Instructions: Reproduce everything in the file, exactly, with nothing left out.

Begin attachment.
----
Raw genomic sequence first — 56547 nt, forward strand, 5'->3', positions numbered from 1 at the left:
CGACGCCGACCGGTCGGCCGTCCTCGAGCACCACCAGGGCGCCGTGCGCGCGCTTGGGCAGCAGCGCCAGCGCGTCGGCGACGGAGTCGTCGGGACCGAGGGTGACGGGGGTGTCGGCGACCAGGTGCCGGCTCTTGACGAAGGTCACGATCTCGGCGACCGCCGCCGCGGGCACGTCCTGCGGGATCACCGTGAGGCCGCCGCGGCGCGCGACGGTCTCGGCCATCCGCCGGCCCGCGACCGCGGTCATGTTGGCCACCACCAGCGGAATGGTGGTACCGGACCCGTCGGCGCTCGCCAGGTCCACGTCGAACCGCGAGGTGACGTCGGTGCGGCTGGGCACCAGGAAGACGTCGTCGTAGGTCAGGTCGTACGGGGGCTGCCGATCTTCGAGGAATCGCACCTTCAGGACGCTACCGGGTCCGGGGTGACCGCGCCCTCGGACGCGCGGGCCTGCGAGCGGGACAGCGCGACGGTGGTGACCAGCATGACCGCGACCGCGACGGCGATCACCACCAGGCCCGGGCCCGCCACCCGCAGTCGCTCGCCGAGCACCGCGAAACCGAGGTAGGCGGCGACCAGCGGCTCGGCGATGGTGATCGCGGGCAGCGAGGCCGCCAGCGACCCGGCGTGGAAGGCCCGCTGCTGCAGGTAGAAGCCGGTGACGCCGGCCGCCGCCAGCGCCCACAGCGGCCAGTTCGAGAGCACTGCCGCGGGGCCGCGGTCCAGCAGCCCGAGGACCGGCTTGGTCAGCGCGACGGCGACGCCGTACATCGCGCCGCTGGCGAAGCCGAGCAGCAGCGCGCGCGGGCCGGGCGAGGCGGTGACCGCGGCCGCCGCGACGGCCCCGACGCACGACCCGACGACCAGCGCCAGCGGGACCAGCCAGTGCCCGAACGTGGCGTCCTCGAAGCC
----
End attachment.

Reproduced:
Raw genomic sequence first — 56547 nt, forward strand, 5'->3', positions numbered from 1 at the left:
CGACGCCGACCGGTCGGCCGTCCTCGAGCACCACCAGGGCGCCGTGCGCGCGCTTGGGCAGCAGCGCCAGCGCGTCGGCGACGGAGTCGTCGGGACCGAGGGTGACGGGGGTGTCGGCGACCAGGTGCCGGCTCTTGACGAAGGTCACGATCTCGGCGACCGCCGCCGCGGGCACGTCCTGCGGGATCACCGTGAGGCCGCCGCGGCGCGCGACGGTCTCGGCCATCCGCCGGCCCGCGACCGCGGTCATGTTGGCCACCACCAGCGGAATGGTGGTACCGGACCCGTCGGCGCTCGCCAGGTCCACGTCGAACCGCGAGGTGACGTCGGTGCGGCTGGGCACCAGGAAGACGTCGTCGTAGGTCAGGTCGTACGGGGGCTGCCGATCTTCGAGGAATCGCACCTTCAGGACGCTACCGGGTCCGGGGTGACCGCGCCCTCGGACGCGCGGGCCTGCGAGCGGGACAGCGCGACGGTGGTGACCAGCATGACCGCGACCGCGACGGCGATCACCACCAGGCCCGGGCCCGCCACCCGCAGTCGCTCGCCGAGCACCGCGAAACCGAGGTAGGCGGCGACCAGCGGCTCGGCGATGGTGATCGCGGGCAGCGAGGCCGCCAGCGACCCGGCGTGGAAGGCCCGCTGCTGCAGGTAGAAGCCGGTGACGCCGGCCGCCGCCAGCGCCCACAGCGGCCAGTTCGAGAGCACTGCCGCGGGGCCGCGGTCCAGCAGCCCGAGGACCGGCTTGGTCAGCGCGACGGCGACGCCGTACATCGCGCCGCTGGCGAAGCCGAGCAGCAGCGCGCGCGGGCCGGGCGAGGCGGTGACCGCGGCCGCCGCGACGGCCCCGACGCACGACCCGACGACCAGCGCCAGCGGGACCAGCCAGTGCCCGAACGTGGCGTCCTCGAAGCC